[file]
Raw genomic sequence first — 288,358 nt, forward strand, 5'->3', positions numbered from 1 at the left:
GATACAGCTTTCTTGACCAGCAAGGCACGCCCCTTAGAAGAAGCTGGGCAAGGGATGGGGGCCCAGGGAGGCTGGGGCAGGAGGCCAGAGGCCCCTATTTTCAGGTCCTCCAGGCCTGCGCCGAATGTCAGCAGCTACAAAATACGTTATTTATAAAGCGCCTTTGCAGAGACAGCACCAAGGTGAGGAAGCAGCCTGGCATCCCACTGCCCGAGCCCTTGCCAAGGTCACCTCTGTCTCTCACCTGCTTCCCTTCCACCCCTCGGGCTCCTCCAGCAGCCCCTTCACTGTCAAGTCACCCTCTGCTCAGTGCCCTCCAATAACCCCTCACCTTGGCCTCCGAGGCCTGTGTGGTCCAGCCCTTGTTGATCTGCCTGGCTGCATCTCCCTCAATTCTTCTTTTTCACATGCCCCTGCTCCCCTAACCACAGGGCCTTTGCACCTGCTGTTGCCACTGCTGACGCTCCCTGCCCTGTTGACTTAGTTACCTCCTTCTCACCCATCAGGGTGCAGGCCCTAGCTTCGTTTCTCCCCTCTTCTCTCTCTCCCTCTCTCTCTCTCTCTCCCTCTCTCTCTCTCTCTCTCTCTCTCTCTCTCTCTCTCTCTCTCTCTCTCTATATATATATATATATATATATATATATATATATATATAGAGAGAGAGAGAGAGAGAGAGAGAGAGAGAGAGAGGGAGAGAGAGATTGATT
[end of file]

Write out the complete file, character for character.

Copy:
Raw genomic sequence first — 288,358 nt, forward strand, 5'->3', positions numbered from 1 at the left:
GATACAGCTTTCTTGACCAGCAAGGCACGCCCCTTAGAAGAAGCTGGGCAAGGGATGGGGGCCCAGGGAGGCTGGGGCAGGAGGCCAGAGGCCCCTATTTTCAGGTCCTCCAGGCCTGCGCCGAATGTCAGCAGCTACAAAATACGTTATTTATAAAGCGCCTTTGCAGAGACAGCACCAAGGTGAGGAAGCAGCCTGGCATCCCACTGCCCGAGCCCTTGCCAAGGTCACCTCTGTCTCTCACCTGCTTCCCTTCCACCCCTCGGGCTCCTCCAGCAGCCCCTTCACTGTCAAGTCACCCTCTGCTCAGTGCCCTCCAATAACCCCTCACCTTGGCCTCCGAGGCCTGTGTGGTCCAGCCCTTGTTGATCTGCCTGGCTGCATCTCCCTCAATTCTTCTTTTTCACATGCCCCTGCTCCCCTAACCACAGGGCCTTTGCACCTGCTGTTGCCACTGCTGACGCTCCCTGCCCTGTTGACTTAGTTACCTCCTTCTCACCCATCAGGGTGCAGGCCCTAGCTTCGTTTCTCCCCTCTTCTCTCTCTCCCTCTCTCTCTCTCTCTCCCTCTCTCTCTCTCTCTCTCTCTCTCTCTCTCTCTCTCTCTCTCTCTCTCTATATATATATATATATATATATATATATATATATATATAGAGAGAGAGAGAGAGAGAGAGAGAGAGAGAGAGAGGGAGAGAGAGATTGATT